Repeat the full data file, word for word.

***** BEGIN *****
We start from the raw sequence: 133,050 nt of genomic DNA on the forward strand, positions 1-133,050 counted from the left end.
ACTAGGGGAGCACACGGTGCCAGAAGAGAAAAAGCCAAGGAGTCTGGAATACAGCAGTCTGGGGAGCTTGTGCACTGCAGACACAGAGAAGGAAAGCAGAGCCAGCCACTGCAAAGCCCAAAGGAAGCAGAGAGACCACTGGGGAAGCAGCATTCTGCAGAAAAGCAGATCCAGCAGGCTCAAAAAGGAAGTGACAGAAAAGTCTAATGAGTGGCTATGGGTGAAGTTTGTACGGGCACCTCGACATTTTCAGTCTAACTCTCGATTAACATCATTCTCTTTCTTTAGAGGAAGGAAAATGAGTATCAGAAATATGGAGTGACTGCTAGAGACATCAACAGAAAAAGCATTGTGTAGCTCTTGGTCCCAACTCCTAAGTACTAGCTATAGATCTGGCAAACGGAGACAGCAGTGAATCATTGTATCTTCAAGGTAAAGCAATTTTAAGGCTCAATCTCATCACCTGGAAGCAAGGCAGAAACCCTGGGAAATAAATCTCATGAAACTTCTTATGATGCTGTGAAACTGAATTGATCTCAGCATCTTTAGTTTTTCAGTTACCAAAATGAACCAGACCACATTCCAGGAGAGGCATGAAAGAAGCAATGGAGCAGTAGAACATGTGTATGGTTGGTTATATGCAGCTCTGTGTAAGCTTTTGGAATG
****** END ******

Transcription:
We start from the raw sequence: 133,050 nt of genomic DNA on the forward strand, positions 1-133,050 counted from the left end.
ACTAGGGGAGCACACGGTGCCAGAAGAGAAAAAGCCAAGGAGTCTGGAATACAGCAGTCTGGGGAGCTTGTGCACTGCAGACACAGAGAAGGAAAGCAGAGCCAGCCACTGCAAAGCCCAAAGGAAGCAGAGAGACCACTGGGGAAGCAGCATTCTGCAGAAAAGCAGATCCAGCAGGCTCAAAAAGGAAGTGACAGAAAAGTCTAATGAGTGGCTATGGGTGAAGTTTGTACGGGCACCTCGACATTTTCAGTCTAACTCTCGATTAACATCATTCTCTTTCTTTAGAGGAAGGAAAATGAGTATCAGAAATATGGAGTGACTGCTAGAGACATCAACAGAAAAAGCATTGTGTAGCTCTTGGTCCCAACTCCTAAGTACTAGCTATAGATCTGGCAAACGGAGACAGCAGTGAATCATTGTATCTTCAAGGTAAAGCAATTTTAAGGCTCAATCTCATCACCTGGAAGCAAGGCAGAAACCCTGGGAAATAAATCTCATGAAACTTCTTATGATGCTGTGAAACTGAATTGATCTCAGCATCTTTAGTTTTTCAGTTACCAAAATGAACCAGACCACATTCCAGGAGAGGCATGAAAGAAGCAATGGAGCAGTAGAACATGTGTATGGTTGGTTATATGCAGCTCTGTGTAAGCTTTTGGAATG